My morning thought was that a Roman who read the Old Testament as I did, to figure out the God of the Jews, were not unlikely to have felt as I did, that Yahweh was pretty much on a par with the rowdy messed-up brawling Roman gods. Your words struck a deep chord of memory – you nailed it: to me, the Jewish God in the Old Testament “did not look like he was capable of creating a planet, let alone an entire universe”, and he was so DECIDEDLY not an orderly chap, more a fear-mongering self-obsessed “loud and aggressive person, vexatious to the spirit”! – so, no, not a spiritually uplifting influence. I can no longer remember all the details of my reading that led to that final appraisal. But when people use the term “anger management issues” the God of the Old testament springs lively to mind. I have the impression he apologised often for his own behaviour – the rainbow reminds me. Mostly, I retain the idea that “followers” argue a lot, and on all sides I understood before he sang it out into the world, John Lennon’s plea for us to imagine “no religions too” – spirituality yes, but no orderly reorganisation of an original uplifting inspiration into established institutionalisation – not for me.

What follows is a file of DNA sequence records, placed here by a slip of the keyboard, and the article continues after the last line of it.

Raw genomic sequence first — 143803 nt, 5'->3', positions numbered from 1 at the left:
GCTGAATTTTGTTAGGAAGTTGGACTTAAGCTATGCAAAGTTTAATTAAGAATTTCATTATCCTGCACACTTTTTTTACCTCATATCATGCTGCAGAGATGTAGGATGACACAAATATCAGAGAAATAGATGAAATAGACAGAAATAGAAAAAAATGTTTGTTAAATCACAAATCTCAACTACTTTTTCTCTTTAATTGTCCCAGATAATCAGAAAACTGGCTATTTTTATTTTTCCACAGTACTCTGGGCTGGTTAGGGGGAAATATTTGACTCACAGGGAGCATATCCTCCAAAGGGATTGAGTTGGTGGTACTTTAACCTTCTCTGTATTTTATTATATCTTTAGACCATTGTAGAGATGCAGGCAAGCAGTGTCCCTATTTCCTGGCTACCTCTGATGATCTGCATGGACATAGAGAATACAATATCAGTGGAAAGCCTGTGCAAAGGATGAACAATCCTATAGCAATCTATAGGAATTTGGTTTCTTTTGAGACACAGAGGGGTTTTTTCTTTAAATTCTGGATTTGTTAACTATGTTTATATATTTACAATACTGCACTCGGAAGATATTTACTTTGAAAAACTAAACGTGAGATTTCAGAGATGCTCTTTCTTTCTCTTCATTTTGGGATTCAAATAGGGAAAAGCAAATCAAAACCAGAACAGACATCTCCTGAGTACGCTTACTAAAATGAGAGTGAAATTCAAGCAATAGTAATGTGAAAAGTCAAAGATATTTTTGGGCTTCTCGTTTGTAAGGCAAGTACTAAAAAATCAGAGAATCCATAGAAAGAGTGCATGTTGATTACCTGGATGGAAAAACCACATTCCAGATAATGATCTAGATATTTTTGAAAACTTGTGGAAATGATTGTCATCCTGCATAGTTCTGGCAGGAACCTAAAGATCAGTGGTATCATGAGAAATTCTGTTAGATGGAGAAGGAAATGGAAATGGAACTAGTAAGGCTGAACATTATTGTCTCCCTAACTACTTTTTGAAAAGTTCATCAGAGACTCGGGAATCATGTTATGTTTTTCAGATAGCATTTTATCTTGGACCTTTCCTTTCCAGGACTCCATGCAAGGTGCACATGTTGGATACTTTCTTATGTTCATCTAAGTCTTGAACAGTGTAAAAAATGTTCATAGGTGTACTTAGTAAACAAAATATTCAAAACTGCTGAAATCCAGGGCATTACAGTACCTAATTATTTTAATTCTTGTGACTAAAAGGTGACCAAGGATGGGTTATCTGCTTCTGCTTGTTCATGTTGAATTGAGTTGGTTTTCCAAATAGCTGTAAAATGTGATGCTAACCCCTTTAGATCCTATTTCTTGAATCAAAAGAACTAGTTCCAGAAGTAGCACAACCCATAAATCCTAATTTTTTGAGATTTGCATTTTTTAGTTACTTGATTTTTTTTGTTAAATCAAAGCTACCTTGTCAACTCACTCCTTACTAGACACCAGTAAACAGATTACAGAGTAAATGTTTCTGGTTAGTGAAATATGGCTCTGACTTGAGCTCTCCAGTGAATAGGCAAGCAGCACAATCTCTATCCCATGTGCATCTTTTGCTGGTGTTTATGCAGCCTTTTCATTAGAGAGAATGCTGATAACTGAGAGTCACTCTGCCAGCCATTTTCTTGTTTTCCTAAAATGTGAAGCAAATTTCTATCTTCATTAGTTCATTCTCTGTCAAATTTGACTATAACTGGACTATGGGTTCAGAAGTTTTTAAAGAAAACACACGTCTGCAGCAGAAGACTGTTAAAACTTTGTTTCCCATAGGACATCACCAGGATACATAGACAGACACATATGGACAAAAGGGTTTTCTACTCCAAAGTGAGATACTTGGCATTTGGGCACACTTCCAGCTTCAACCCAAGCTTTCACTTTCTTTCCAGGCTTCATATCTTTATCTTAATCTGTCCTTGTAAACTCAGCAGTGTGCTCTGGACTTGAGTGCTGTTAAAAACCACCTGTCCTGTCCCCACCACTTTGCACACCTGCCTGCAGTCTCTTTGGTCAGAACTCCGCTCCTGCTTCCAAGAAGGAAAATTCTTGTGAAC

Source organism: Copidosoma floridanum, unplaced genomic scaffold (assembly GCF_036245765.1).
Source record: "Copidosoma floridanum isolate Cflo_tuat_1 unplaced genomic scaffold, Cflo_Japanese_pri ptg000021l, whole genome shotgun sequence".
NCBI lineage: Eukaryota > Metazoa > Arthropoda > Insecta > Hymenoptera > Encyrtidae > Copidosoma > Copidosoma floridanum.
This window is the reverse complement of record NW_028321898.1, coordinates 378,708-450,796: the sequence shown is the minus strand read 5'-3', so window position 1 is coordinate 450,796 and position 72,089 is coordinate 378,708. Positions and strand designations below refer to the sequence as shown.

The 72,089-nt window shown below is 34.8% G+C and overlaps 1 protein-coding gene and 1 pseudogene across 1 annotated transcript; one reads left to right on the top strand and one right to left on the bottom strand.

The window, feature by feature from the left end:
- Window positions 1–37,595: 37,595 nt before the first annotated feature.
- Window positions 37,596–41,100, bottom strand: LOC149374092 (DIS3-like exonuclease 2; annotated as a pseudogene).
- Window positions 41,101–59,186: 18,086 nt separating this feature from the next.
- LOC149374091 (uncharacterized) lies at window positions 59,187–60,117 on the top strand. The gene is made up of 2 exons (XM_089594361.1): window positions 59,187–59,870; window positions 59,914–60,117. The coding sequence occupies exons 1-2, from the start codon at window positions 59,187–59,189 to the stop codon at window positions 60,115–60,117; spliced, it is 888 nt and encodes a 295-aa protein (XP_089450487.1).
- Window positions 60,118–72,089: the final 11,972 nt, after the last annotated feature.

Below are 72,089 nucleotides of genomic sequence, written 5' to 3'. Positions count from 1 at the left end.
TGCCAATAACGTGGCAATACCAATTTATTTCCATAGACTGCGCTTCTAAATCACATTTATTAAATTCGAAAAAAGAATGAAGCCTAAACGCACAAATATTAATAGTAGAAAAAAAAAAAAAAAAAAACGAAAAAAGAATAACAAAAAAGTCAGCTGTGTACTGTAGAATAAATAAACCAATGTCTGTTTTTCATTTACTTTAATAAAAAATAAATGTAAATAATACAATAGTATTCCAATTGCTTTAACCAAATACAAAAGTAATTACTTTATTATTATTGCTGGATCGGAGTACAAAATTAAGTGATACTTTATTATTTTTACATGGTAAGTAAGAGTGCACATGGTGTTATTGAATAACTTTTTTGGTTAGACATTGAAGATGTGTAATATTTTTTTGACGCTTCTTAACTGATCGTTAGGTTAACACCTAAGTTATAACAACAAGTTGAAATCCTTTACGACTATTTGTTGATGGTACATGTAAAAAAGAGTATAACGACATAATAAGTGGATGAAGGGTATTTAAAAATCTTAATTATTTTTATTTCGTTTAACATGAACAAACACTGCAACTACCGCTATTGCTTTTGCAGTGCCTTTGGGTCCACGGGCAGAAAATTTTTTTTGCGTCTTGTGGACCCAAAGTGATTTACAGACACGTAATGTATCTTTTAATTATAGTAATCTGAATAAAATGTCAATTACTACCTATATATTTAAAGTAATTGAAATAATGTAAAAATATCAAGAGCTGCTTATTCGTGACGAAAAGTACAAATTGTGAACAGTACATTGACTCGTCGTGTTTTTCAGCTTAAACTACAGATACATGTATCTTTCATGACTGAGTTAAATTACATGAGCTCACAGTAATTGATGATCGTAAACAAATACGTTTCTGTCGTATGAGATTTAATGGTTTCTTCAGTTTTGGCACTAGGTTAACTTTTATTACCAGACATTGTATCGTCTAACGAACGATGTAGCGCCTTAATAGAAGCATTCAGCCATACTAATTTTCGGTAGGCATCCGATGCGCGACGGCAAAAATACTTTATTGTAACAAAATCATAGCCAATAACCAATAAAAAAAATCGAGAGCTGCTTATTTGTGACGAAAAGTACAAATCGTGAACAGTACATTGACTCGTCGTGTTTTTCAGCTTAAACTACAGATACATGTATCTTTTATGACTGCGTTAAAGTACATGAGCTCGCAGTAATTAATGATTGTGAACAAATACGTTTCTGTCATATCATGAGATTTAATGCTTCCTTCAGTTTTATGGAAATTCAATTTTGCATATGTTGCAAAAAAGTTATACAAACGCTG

My young Imaginary Friend Jesus was argumentative – very handy for the development of self-to-self debating skills – but he advocated calming down to a peaceful watching and re-establishment of understanding through gentleness and loving kindness as a valid solution to most of life’s difficulties as encountered by an 8-year-old who often did not listen to her elders (or even talk to them – despite the good guidance they did very much instil in me, I seem to have thought they were all too busy, wrapped up in their own problems as they were, to turn to them for help, when crisis swept me off my feet into the unruly dispirited loud and vexatious turbulent madness my family termed “Shashi going berserk” (my family nickname was – is – Shashi). Anger, fury, fear, spite, and above all revenge didn’t feel godlike to me, when I was filled with it (it is all one to me). There are an awful lot of vengeful-sounding gods out there. I was an amazingly creative little kid, and so happy – that’s what felt godlike. As did loving people. I’m afraid even Jesus did not impress me with how loving he was, written about by his admirers on paper.